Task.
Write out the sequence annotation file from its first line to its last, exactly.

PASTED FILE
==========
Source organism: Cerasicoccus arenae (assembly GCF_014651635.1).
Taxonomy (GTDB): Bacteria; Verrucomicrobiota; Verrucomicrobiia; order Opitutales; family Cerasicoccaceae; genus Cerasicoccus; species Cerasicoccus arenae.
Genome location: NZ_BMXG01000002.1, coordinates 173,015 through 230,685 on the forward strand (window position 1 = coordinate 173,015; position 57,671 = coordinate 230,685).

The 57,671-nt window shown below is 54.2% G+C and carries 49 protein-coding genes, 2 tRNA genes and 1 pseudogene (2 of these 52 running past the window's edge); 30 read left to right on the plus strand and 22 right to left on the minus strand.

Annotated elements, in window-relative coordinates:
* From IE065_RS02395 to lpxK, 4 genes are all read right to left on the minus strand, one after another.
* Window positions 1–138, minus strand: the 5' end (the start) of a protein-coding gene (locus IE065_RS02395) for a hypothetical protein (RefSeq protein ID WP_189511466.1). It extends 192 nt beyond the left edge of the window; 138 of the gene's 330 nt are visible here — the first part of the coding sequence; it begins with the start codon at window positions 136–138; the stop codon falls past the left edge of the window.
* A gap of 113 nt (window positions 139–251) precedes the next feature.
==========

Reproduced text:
Source organism: Cerasicoccus arenae (assembly GCF_014651635.1).
Taxonomy (GTDB): Bacteria; Verrucomicrobiota; Verrucomicrobiia; order Opitutales; family Cerasicoccaceae; genus Cerasicoccus; species Cerasicoccus arenae.
Genome location: NZ_BMXG01000002.1, coordinates 173,015 through 230,685 on the forward strand (window position 1 = coordinate 173,015; position 57,671 = coordinate 230,685).

The 57,671-nt window shown below is 54.2% G+C and carries 49 protein-coding genes, 2 tRNA genes and 1 pseudogene (2 of these 52 running past the window's edge); 30 read left to right on the plus strand and 22 right to left on the minus strand.

Annotated elements, in window-relative coordinates:
* From IE065_RS02395 to lpxK, 4 genes are all read right to left on the minus strand, one after another.
* Window positions 1–138, minus strand: the 5' end (the start) of a protein-coding gene (locus IE065_RS02395) for a hypothetical protein (RefSeq protein ID WP_189511466.1). It extends 192 nt beyond the left edge of the window; 138 of the gene's 330 nt are visible here — the first part of the coding sequence; it begins with the start codon at window positions 136–138; the stop codon falls past the left edge of the window.
* A gap of 113 nt (window positions 139–251) precedes the next feature.